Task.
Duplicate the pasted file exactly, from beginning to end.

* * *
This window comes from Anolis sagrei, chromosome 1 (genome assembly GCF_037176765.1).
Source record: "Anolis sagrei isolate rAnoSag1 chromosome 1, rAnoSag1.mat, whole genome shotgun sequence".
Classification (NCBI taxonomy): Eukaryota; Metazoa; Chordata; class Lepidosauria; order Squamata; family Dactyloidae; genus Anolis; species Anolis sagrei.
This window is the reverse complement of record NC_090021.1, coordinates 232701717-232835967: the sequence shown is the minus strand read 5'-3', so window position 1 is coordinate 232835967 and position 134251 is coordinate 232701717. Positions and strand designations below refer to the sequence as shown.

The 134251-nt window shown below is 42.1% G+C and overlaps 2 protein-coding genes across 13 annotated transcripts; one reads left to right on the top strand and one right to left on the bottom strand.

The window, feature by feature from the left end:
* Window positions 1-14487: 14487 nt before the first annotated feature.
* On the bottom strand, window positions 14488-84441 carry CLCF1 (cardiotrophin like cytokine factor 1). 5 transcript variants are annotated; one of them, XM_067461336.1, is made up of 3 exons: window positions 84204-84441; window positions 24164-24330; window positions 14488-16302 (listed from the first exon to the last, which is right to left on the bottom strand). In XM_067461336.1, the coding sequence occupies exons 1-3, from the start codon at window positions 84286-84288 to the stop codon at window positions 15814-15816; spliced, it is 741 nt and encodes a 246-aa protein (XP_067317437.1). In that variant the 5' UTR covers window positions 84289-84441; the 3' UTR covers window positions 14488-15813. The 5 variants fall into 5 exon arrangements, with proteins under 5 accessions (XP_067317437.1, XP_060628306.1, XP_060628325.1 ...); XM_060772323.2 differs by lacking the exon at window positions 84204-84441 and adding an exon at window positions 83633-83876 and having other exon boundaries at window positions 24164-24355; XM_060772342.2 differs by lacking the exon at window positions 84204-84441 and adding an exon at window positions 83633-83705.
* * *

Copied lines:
This window comes from Anolis sagrei, chromosome 1 (genome assembly GCF_037176765.1).
Source record: "Anolis sagrei isolate rAnoSag1 chromosome 1, rAnoSag1.mat, whole genome shotgun sequence".
Classification (NCBI taxonomy): Eukaryota; Metazoa; Chordata; class Lepidosauria; order Squamata; family Dactyloidae; genus Anolis; species Anolis sagrei.
This window is the reverse complement of record NC_090021.1, coordinates 232701717-232835967: the sequence shown is the minus strand read 5'-3', so window position 1 is coordinate 232835967 and position 134251 is coordinate 232701717. Positions and strand designations below refer to the sequence as shown.

The 134251-nt window shown below is 42.1% G+C and overlaps 2 protein-coding genes across 13 annotated transcripts; one reads left to right on the top strand and one right to left on the bottom strand.

The window, feature by feature from the left end:
* Window positions 1-14487: 14487 nt before the first annotated feature.
* On the bottom strand, window positions 14488-84441 carry CLCF1 (cardiotrophin like cytokine factor 1). 5 transcript variants are annotated; one of them, XM_067461336.1, is made up of 3 exons: window positions 84204-84441; window positions 24164-24330; window positions 14488-16302 (listed from the first exon to the last, which is right to left on the bottom strand). In XM_067461336.1, the coding sequence occupies exons 1-3, from the start codon at window positions 84286-84288 to the stop codon at window positions 15814-15816; spliced, it is 741 nt and encodes a 246-aa protein (XP_067317437.1). In that variant the 5' UTR covers window positions 84289-84441; the 3' UTR covers window positions 14488-15813. The 5 variants fall into 5 exon arrangements, with proteins under 5 accessions (XP_067317437.1, XP_060628306.1, XP_060628325.1 ...); XM_060772323.2 differs by lacking the exon at window positions 84204-84441 and adding an exon at window positions 83633-83876 and having other exon boundaries at window positions 24164-24355; XM_060772342.2 differs by lacking the exon at window positions 84204-84441 and adding an exon at window positions 83633-83705.